Business Objects Preps Revamped BI Suite

Sure, Business Objects hopes to take some wind out of the sails of Hyperion’s System 9 release—but there’s more to XI R2 than meets the eye

Cognos Inc. versus Hyperion Solutions Corp. isn’t the only game in town when it comes to the next-gen business intelligence (BI) and business performance management (BPM) sweepstakes.

Business Objects SA last week touted a new version (i.e., Release 2, or R2) of its Business Objects XI suite. Given the convenient timing of its XI R2 release, you might suppose that Business Objects hopes to take some wind out of the sails of Hyperion’s System 9 release this week.

There’s almost certainly some truth to that. After all, Business Objects announced an executive reshuffling and introduced new mid-market bundles in conjunction with Cognos’ next-gen platform release last month. And XI R2 won’t be available until some time later this year, so it certainly seems like a conveniently timed released.

But XI R2 does boast several significant new features and enhancements—starting first and foremost with some incorporation of the BPM technology stack Business Objects acquired from long-time partner SRC Software in July. At the time, the SRC acquisition signaled Business Objects’ most explicit to date foray into the BPM space. Given the BPM-heavy platform announcements of both Cognos and Hyperion, Business Objects’ SRC gambit was well-timed. But Business Objects officials claim that the company has always been a comer, if not a bona-fide contender, in the performance management space.

“Certainly, a big part of our company strategy over the last couple of years has been to cement our leadership in our core business intelligence market,” said Lance Walter, vice-president of product marketing for Business Objects, in July. “Certainly one of the drivers has been performance management, business performance management, financial performance management—whatever you call it, it’s a category that has driven a lot of growth for Business Objects in terms of providing dashboards, KPIs, etc.”

At the time, Walter suggested that incorporating SRC’s technologies into the Business Objects stack should be a mostly trivial task. He cited, for example, SRC’s partnership with Business Objects, and he argued that much of the necessary integration work had already been completed. (

When XI R2 finally ships, Business Objects says it will make good on this promise. One upshot of this, says Rob Lerner, a senior analyst for data management with consultancy Current Analysis Inc., the SRC technologies should constitute the core of an explicit BPM capability.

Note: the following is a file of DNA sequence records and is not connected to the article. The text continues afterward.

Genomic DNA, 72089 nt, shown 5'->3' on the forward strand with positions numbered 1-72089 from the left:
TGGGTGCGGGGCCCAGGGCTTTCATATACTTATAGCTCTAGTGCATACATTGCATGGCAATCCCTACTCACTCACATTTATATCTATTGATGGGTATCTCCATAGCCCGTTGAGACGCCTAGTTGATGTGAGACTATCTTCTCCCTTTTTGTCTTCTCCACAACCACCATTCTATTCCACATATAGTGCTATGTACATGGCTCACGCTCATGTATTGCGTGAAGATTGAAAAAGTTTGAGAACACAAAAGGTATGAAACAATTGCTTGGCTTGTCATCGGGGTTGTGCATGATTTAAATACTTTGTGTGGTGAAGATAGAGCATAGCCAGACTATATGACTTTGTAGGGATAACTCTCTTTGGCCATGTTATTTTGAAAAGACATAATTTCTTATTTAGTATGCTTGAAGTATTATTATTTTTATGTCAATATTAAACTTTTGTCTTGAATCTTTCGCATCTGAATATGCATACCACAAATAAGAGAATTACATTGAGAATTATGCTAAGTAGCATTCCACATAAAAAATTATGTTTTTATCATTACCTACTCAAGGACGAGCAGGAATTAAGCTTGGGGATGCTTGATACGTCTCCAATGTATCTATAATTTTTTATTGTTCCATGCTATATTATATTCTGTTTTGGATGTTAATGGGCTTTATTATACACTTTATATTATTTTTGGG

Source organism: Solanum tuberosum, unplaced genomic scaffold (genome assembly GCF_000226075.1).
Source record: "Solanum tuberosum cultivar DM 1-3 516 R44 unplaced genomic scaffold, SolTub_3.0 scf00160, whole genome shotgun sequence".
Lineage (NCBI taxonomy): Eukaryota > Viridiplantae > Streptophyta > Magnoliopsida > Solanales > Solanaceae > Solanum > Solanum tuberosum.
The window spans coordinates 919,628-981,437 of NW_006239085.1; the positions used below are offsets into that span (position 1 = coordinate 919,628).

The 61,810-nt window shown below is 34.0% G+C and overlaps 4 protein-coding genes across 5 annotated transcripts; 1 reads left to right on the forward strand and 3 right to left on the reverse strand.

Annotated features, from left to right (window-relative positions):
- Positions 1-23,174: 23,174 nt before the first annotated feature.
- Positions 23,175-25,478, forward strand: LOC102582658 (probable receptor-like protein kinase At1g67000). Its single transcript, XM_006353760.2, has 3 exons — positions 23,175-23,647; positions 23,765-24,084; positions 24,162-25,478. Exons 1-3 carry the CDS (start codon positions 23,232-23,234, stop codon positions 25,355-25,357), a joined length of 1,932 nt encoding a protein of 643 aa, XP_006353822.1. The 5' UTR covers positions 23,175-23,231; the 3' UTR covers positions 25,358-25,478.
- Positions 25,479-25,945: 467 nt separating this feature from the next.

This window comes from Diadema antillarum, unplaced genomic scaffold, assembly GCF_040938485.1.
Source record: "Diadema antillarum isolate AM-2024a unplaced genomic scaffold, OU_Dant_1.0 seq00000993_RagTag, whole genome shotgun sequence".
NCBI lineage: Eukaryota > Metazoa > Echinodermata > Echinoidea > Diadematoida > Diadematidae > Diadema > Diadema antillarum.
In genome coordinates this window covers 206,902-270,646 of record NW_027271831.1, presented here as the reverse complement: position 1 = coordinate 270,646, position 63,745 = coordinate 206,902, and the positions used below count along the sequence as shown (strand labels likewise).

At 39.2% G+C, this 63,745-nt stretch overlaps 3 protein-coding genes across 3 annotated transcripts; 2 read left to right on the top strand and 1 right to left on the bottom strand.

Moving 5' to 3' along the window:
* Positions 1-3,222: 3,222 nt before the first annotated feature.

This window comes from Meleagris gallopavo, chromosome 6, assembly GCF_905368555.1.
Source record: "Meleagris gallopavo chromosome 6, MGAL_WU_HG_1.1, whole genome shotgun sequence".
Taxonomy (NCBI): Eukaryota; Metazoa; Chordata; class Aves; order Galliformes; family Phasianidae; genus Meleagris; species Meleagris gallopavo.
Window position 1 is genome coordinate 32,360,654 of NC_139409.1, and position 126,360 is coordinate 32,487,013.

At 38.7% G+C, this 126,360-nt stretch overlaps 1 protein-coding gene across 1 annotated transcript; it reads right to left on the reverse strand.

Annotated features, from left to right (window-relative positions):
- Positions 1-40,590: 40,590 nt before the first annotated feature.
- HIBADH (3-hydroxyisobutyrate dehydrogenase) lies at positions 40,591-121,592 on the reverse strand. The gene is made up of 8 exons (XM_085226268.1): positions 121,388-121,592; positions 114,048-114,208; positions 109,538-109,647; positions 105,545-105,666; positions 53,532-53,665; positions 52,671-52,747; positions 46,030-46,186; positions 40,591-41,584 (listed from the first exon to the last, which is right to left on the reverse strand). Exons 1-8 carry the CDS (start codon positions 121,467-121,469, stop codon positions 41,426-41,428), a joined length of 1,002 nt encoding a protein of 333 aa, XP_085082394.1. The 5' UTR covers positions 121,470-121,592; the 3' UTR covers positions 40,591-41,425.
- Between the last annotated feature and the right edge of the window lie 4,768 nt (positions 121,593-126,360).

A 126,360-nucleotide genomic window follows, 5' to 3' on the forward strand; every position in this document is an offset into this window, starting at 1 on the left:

“Business Objects acquired the company for, among other things, its financial planning, budget, and consolidation software, which were gaps in the company’s product set, and for its ability to provide solutions for all customers, from small companies to enterprises,” he notes. “The flexibility is certainly complementary to a number of the company’s initiatives, especially in terms of its work to produce verticalized solutions for a number of industries, including healthcare, banking, retail, insurance, hospitality.”

Elsewhere in XI R2, Business Objects has cooked up a new natural language query capability, called Intelligent Question. Lerner calls it the most important new deliverable in R2, in part because it could make XI attractive even to companies that have limited in-house BI expertise.

The new Intelligent Question functionality “allows users to perform natural language queries to get answers to their business questions without building a query or even knowing the underlying systems,” he explains. “Intelligent Question allows users to construct questions and then to toggle down on certain language elements to sharpen the question.”

XI R2 also boasts updated versions of Business Objects’ Web Intelligence, Metadata Manager, and Composer products. Web Intelligence, in particular, gets a substantive shot in the arm, Lerner says, now that it can synchronize data from both relational and OLAP sources. “This is the first time that Business Objects has provided support for both relational and OLAP support in Web Intelligence,” he comments, noting that Crystal Reports already has this capability. “Metadata Manager essentially unifies metadata across the enterprise, allowing users to gain a consistent view of their data while, at the same time, tracking the changes made to a data source that impact the BI environment.”

And Composer should help to make Business Objects’ Data Integrator ETL tool a more usable solution, Lerner says. “Composer is essentially a graphical design tool that is integrated with Data Integrator and that simplifies the design of ETL process,” he writes. “The product provides a single interface for designing ETL processes, mapping jobs, defining business rules, etc., as well as capturing business processes and definitions that can be leveraged with other projects.”

About the Author

Stephen Swoyer is a Nashville, TN-based freelance journalist who writes about technology.